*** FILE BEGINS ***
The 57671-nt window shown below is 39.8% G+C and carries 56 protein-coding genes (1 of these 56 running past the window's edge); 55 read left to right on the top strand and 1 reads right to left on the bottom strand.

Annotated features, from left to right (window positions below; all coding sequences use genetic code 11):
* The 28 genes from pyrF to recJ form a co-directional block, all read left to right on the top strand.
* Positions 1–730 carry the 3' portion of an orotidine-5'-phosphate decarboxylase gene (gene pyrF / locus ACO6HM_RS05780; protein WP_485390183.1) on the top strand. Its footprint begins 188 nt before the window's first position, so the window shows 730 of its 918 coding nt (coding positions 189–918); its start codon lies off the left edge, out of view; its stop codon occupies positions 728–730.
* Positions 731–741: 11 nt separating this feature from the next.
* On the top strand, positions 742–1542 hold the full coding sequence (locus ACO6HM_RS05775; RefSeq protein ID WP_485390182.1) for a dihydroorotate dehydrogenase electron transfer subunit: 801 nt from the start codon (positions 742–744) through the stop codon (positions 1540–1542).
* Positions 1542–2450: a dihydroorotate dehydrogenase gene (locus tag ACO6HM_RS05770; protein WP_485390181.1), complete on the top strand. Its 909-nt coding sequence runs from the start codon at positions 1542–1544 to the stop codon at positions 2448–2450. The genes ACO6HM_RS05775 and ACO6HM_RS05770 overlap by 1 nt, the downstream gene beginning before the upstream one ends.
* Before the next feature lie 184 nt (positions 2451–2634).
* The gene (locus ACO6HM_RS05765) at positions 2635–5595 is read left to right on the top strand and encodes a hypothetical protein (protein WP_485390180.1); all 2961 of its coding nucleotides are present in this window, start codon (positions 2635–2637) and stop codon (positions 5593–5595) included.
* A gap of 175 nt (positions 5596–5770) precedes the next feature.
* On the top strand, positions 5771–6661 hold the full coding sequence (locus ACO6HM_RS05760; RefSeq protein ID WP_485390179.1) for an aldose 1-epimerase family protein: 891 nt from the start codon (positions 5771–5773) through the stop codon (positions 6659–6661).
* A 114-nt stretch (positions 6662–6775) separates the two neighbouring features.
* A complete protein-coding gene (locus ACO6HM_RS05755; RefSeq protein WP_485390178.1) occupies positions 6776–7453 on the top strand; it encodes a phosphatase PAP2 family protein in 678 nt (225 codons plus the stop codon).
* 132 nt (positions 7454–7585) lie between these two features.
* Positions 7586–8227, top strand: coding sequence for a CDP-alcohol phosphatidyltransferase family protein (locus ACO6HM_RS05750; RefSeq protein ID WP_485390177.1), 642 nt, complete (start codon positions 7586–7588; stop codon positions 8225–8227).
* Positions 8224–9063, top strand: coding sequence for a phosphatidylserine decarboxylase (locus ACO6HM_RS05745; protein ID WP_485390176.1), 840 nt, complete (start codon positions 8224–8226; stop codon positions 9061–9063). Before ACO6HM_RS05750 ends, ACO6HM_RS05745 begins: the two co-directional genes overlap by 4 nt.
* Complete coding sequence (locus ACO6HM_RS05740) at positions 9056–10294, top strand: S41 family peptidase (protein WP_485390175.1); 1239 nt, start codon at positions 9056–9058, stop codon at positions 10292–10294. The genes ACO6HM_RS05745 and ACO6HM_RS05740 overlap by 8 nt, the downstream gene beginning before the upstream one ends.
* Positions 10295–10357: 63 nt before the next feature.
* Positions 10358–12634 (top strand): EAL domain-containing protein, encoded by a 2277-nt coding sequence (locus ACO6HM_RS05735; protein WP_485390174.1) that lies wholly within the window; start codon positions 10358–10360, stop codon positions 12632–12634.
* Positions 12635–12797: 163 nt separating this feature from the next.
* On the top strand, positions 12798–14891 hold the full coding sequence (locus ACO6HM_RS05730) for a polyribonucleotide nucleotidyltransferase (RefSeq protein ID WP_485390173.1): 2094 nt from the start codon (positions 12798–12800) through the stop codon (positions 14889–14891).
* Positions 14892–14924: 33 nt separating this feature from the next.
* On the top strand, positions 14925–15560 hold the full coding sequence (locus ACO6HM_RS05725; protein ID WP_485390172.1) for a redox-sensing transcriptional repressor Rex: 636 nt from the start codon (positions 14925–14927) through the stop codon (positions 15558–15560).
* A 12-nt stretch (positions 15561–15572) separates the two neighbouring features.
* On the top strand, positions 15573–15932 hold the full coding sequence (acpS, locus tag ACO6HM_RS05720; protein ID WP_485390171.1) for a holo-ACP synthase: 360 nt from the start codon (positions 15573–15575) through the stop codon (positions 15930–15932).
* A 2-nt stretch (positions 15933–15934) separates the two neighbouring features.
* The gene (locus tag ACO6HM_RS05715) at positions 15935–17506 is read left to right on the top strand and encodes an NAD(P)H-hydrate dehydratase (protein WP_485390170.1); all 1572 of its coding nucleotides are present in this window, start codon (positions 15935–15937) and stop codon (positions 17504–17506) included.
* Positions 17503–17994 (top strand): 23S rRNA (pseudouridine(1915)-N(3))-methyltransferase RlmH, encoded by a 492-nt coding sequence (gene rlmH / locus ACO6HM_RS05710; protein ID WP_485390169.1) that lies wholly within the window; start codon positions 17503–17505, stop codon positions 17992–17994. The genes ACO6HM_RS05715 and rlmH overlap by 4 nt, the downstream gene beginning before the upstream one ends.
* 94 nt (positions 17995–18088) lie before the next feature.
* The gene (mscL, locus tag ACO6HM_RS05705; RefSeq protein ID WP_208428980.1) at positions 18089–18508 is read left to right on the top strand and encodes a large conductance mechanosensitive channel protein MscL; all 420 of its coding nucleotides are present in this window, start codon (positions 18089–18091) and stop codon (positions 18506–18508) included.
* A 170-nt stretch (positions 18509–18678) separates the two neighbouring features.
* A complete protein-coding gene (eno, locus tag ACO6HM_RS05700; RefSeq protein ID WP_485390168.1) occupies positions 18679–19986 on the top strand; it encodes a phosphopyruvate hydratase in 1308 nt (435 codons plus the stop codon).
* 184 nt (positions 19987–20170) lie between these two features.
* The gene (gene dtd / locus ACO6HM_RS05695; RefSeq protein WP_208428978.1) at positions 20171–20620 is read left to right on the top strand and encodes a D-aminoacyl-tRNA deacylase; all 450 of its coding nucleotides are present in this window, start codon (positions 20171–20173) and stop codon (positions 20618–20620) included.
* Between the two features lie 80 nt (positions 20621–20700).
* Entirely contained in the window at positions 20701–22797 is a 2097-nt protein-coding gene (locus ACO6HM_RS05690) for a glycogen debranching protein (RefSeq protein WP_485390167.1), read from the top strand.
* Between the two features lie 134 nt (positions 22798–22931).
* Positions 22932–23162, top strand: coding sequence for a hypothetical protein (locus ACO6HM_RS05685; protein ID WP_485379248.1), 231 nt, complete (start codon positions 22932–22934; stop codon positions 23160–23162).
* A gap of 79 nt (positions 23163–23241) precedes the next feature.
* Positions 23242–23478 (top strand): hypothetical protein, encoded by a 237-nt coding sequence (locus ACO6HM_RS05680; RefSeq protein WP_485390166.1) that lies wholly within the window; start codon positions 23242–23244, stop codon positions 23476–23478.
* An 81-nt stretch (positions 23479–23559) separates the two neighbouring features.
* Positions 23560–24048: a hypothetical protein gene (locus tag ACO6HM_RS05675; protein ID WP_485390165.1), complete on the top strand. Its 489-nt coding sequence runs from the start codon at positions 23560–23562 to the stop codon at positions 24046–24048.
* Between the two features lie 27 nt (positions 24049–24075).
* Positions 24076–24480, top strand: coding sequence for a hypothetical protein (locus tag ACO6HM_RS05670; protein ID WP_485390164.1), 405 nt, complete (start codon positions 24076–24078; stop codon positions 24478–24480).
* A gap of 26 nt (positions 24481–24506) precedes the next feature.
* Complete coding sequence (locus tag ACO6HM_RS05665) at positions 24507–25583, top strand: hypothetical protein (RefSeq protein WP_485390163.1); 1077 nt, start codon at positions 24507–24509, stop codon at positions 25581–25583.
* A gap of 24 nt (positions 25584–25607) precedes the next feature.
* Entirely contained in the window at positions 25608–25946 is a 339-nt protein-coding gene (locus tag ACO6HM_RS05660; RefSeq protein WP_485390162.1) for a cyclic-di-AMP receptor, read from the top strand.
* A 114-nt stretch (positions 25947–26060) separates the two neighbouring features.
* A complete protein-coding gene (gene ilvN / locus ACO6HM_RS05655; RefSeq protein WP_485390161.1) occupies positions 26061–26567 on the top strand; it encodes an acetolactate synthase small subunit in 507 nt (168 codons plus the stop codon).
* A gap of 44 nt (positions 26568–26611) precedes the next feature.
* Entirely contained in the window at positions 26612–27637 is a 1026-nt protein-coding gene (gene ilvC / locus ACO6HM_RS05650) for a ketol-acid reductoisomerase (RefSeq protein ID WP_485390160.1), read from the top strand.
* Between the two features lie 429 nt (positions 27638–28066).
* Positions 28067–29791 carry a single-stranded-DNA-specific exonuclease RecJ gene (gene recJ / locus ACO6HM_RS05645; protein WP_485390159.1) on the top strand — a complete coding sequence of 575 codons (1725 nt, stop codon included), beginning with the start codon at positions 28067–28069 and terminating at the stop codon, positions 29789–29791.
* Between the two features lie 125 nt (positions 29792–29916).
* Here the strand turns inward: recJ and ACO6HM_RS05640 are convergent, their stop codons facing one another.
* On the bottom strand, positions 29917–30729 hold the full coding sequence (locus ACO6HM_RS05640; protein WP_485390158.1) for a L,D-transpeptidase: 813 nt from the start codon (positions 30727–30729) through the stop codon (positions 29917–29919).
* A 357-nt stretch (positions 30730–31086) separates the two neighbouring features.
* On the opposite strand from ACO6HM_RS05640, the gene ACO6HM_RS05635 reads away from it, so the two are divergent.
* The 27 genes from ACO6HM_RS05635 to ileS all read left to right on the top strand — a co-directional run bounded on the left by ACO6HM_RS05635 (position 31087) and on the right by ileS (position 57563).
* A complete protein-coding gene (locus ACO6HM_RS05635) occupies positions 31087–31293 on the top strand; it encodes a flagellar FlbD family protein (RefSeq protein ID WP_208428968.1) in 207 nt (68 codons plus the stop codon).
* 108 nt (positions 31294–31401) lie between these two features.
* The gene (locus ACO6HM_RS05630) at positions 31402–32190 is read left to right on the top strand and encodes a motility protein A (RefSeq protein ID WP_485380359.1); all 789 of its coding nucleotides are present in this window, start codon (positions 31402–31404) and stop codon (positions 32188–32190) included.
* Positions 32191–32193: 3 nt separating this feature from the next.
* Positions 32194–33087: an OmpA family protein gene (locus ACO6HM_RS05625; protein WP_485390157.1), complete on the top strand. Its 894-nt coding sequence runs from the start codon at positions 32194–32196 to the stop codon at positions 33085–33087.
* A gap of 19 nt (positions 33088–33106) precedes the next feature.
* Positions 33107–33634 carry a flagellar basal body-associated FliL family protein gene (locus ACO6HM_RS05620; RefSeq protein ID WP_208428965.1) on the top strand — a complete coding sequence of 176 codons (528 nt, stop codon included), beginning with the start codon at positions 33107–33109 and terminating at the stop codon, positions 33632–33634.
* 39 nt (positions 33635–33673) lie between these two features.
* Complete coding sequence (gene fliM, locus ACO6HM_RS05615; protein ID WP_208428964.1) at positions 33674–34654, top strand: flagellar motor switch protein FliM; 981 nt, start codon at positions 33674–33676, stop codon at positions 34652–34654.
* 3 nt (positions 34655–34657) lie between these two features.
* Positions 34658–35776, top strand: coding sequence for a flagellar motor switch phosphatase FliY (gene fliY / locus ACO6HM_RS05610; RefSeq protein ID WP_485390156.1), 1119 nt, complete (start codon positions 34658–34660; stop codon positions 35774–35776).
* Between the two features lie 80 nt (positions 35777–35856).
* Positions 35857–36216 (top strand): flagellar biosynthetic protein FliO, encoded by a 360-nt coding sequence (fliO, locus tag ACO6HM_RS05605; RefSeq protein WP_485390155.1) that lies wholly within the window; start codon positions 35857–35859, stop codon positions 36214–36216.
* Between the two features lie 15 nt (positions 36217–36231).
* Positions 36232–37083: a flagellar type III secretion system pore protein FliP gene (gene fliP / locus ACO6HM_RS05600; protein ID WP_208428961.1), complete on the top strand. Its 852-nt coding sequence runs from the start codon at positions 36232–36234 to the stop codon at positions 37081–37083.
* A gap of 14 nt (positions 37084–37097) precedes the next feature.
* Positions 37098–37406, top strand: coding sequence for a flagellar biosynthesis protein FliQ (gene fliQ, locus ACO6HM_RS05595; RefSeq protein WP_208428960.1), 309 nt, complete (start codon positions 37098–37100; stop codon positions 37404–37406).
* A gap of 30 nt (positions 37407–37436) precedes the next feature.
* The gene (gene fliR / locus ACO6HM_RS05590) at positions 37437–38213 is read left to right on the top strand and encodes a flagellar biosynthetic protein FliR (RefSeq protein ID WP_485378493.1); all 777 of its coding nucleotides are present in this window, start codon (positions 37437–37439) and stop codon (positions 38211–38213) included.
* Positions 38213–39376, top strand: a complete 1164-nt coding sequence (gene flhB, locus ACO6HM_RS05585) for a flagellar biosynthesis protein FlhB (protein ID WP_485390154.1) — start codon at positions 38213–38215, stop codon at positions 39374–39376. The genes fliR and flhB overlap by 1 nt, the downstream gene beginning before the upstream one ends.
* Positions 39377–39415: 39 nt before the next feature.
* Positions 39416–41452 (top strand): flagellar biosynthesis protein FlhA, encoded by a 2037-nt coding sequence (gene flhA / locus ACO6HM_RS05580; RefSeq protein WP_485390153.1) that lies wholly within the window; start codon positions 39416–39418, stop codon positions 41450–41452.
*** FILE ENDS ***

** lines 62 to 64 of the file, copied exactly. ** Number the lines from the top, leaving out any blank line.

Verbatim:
* 108 nt (positions 31294–31401) lie between these two features.
* The gene (locus ACO6HM_RS05630) at positions 31402–32190 is read left to right on the top strand and encodes a motility protein A (RefSeq protein ID WP_485380359.1); all 789 of its coding nucleotides are present in this window, start codon (positions 31402–31404) and stop codon (positions 32188–32190) included.
* Positions 32191–32193: 3 nt separating this feature from the next.